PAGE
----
Over the last 5 years I have had numerous patients come in and ask me Dr. Oz questions such as can I take OTC hormone (7 keto DHA), or herbal vitamin supplement Y (raspberry ketones), and weight loss Z (Garcinia cambogia). Dr. Oz is a great cardiothoracic surgeon, with a great academic pedigree and multiple surgical publications. But that’s where I would probably stop as far as his medical advice goes. I don’t think anyone would want their accountant telling them about their car alignment (or more closely related: taking the advice of their podiatrist for a localized brain tumor). I think that Dr. Oz’s show is very entertaining and even does some good putting homeopatic medications and integrative medicine in a positive light. But when he uses phrases such as “breakthrough”, “revolutionary”, “holy grail”, and “magic” your ears have to perk up. I understand that everyone is looking for a “natural” panacea but a lot of these therapies are either no better than placebo or have potential for harm. Of some of the past products he has endorsed side effects have included kidney toxicity, liver toxicity, and bone marrow suppression. And yes prescription medications have some of the same side effects, but the FDA requires that they list adverse effects. This is just a warning for patients that take everything Dr. Oz says at face value (such as my patient with chronic kidney disease on an ACE-inhibitor and a diuretic taking 3 full strength aspirin a day for a total of 975mg of aspirin causing him to have acute kidney injury). If you want to try anything mentioned in the show follow these steps: 1.) Wikipedia-it 2.) Talk to your doctor 3.) Talk to your pharmacist. This could help prevent a costly side effect, medication interaction, or a waste of your money.
For a good comparison of some of Dr. Oz’s claims vs the available evidence here is a great table by Slate.com
|DR. OZ’S RECOMMENDATION||BEST AVAILABLE RESEARCH EVIDENCE||DO THEY MATCH?|
|Take zinc (12-15 mg) daily for weight loss because it reduces hunger by increasing levels of leptin, a key hormone that alerts the body when it is full.||– A randomized controlled trial of 56 obese women found zinc supplements caused no significant changes in weight, body mass index, body fat percentage, waist circumference, or leptin levels (Marreiro et al. 2006).
– A randomized controlled trial of 40 obese women found zinc supplements had no effects on body mass index or waist circumference; the only effects found were increased zinc in blood serum and urine (Kim & Lee 2012).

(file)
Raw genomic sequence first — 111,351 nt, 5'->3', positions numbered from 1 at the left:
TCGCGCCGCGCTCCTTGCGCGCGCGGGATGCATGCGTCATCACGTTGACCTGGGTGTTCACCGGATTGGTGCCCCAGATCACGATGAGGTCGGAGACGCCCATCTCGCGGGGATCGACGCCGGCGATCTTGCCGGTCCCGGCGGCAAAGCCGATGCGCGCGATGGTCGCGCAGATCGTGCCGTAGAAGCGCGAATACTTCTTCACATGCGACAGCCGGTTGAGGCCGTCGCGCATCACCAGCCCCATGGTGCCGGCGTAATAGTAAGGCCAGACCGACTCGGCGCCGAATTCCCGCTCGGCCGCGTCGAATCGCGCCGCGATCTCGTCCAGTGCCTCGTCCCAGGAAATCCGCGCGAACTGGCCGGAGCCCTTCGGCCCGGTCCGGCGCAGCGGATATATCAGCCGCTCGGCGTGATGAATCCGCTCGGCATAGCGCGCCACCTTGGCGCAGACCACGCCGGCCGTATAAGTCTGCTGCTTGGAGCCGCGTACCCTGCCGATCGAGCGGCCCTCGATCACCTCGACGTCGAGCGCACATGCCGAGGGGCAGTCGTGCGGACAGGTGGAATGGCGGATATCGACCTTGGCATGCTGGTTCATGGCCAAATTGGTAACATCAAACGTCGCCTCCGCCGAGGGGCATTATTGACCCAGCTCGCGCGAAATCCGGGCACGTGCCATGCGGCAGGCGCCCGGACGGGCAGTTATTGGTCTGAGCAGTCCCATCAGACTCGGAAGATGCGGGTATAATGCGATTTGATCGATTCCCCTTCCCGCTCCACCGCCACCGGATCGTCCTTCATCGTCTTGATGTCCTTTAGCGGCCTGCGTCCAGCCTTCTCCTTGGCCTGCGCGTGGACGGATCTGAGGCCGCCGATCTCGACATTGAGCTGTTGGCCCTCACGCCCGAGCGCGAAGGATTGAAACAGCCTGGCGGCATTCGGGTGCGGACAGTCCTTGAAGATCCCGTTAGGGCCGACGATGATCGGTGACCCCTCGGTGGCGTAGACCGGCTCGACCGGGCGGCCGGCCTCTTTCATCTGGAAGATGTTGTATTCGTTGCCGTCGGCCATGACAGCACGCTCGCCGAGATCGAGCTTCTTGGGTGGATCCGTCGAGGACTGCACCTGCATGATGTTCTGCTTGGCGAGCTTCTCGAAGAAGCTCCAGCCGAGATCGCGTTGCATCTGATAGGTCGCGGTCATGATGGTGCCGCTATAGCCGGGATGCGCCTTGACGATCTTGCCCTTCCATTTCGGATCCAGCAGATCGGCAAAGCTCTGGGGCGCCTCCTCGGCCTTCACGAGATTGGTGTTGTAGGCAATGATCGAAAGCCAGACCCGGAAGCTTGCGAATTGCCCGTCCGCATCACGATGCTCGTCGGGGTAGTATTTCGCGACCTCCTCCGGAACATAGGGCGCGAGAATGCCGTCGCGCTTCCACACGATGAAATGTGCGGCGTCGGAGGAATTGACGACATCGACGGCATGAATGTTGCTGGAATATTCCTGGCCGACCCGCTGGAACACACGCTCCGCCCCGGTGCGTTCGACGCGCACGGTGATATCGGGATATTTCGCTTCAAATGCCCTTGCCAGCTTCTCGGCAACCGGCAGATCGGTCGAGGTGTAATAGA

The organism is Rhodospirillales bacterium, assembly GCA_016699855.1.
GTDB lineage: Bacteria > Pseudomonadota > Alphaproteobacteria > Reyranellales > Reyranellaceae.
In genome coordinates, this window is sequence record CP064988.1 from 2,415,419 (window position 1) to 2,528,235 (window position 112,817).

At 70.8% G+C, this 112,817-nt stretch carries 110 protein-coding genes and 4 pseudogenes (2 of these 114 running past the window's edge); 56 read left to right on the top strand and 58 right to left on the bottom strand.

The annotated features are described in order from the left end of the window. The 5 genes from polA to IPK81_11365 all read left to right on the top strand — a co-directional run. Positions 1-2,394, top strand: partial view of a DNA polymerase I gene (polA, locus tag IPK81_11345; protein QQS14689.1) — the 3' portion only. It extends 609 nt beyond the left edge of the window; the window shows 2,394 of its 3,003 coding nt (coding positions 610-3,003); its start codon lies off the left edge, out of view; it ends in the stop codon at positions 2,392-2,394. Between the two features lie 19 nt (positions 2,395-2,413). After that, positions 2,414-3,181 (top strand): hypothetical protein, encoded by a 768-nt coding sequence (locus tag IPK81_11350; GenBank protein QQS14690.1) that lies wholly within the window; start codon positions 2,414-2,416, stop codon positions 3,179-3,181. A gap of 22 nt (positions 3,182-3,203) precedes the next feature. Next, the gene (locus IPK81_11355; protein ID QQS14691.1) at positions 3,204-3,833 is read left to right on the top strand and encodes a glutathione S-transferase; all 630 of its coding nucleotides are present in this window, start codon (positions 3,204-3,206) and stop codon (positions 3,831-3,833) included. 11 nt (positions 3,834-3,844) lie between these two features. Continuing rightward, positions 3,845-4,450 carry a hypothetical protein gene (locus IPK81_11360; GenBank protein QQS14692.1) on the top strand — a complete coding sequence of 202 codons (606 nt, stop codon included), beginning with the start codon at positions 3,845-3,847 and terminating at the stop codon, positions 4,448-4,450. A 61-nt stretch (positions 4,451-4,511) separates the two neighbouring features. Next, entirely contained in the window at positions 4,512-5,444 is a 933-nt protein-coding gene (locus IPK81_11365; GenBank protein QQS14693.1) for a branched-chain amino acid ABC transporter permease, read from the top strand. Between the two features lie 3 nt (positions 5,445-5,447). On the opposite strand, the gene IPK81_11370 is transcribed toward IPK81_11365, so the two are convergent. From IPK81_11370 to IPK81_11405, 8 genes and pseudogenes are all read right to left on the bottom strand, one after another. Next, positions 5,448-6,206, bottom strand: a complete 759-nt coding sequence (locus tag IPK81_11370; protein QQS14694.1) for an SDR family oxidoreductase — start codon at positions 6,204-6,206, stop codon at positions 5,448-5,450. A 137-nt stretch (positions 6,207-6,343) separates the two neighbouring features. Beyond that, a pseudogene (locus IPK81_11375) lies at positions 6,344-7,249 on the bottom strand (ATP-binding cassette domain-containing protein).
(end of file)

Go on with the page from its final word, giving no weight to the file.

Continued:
– A retrospective cross-sectional study of 580 women found zinc was not associated with obesity or leptin levels in the overall population; in obese women, zinc was associated with lower leptin levels (Garcia et al. 2012).
|Take omega-3 fatty acid DHA (600-1000 mg) daily from fish oil supplements for many health benefits, including better cardiovascular health.||– Multiple systematic reviews found supplements and dietary sources of omega-3 fatty acid did not prevent cardiovascular problems, including stroke, heart attacks, and death; one review found a higher risk of adverse events with omega-3 fatty acid supplements because of gastrointestinal side effects (Kotwal et al. 2012; Kwak et al. 2012;Rizos et al. 2012).|
|Take vitamin D (400-1000 IU) daily to prevent various cancers, fight off colds, and slow down aging, along with a variety of other health benefits.||– Multiple systematic reviews found inconclusive evidence on whether vitamin D supplements prevent cardiovascular outcomes, cancer and mortality (Pittas et al. 2010; Elamin et al. 2011; Holick et al. 2011).
– A systematic review by the U.S. Preventive Services Task Force found vitamin D supplements had no effect on cancer risk; the Task Force recommended against daily supplementation with vitamin D at doses of up to 400 IU unless the individual is vitamin D deficient (Chung et al. 2011; Kuehn 2012).
|Take probiotic supplements or fortified foods to regulate the amount of beneficial bacteria in the body, promote digestive health, and normalize bowel movements.||– A systematic review of 82 randomized controlled trials found probiotics reduced the risk of certain types of diarrhea, but the results of the trials varied widely (Hempel et al. 2012).
– Multiple systematic reviews found probiotics may help alleviate symptoms of irritable bowel syndrome, but positive effects are limited to certain strains and included trials that have methodological limitations (McFarland & Dublin 2008; Brenner et al. 2009; Hoveyda et al. 2009; Moayyedi et al. 2010).
– Multiple systematic reviews found conflicting results on the effect of probiotics on colitis (Dendukuri et al. 2005; McFarland 2006; Pillai & Nelson 2008).
|Take a multivitamin daily to ensure getting enough essential vitamins and to prevent heart disease, breast cancer and colon cancer.||– Multiple systematic reviews found no meaningful benefits from taking multivitamins to reduce the risk of death and prevent various diseases, including cancers, cardiovascular diseases, cataracts, macular degeneration, and hypertension (Huang et al. 2006; Chan et al. 2011; Macpherson et al. 2012).
– A randomized controlled trial of 14,641 men found taking daily multivitamins very slightly reduced cancer risk but did not reduce cardiovascular events and death from cardiovascular causes or cancer (Gaziano et al. 2012; Sesso et al. 2012).
– A prospective cohort study of 182,099 participants found no significant associations between multivitamins and cardiovascular disease, cancer, or death from any cause (Park et al. 2011).
– A retrospective cross-sectional study of 38,772 postmenopausal women found a strong association between multivitamin supplements and increased risk of death (Mursu et al. 2011).